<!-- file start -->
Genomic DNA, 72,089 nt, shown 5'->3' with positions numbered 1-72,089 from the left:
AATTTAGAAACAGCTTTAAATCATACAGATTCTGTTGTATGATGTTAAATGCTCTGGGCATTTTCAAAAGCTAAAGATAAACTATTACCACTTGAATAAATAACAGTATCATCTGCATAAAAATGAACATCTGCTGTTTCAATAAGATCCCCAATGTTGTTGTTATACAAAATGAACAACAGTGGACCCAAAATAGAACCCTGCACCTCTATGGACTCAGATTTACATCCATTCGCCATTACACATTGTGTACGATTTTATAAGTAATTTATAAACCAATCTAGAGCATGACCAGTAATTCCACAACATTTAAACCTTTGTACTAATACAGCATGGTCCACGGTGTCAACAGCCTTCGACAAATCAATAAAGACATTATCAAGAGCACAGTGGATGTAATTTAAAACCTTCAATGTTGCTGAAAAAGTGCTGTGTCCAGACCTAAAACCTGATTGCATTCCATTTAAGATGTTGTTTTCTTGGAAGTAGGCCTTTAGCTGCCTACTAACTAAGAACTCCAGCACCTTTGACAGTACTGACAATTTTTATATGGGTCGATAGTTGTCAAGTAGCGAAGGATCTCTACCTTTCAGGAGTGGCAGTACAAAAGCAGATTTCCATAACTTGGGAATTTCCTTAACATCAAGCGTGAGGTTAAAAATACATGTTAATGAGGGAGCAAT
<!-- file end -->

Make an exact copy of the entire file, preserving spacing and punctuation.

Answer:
Genomic DNA, 72,089 nt, shown 5'->3' with positions numbered 1-72,089 from the left:
AATTTAGAAACAGCTTTAAATCATACAGATTCTGTTGTATGATGTTAAATGCTCTGGGCATTTTCAAAAGCTAAAGATAAACTATTACCACTTGAATAAATAACAGTATCATCTGCATAAAAATGAACATCTGCTGTTTCAATAAGATCCCCAATGTTGTTGTTATACAAAATGAACAACAGTGGACCCAAAATAGAACCCTGCACCTCTATGGACTCAGATTTACATCCATTCGCCATTACACATTGTGTACGATTTTATAAGTAATTTATAAACCAATCTAGAGCATGACCAGTAATTCCACAACATTTAAACCTTTGTACTAATACAGCATGGTCCACGGTGTCAACAGCCTTCGACAAATCAATAAAGACATTATCAAGAGCACAGTGGATGTAATTTAAAACCTTCAATGTTGCTGAAAAAGTGCTGTGTCCAGACCTAAAACCTGATTGCATTCCATTTAAGATGTTGTTTTCTTGGAAGTAGGCCTTTAGCTGCCTACTAACTAAGAACTCCAGCACCTTTGACAGTACTGACAATTTTTATATGGGTCGATAGTTGTCAAGTAGCGAAGGATCTCTACCTTTCAGGAGTGGCAGTACAAAAGCAGATTTCCATAACTTGGGAATTTCCTTAACATCAAGCGTGAGGTTAAAAATACATGTTAATGAGGGAGCAAT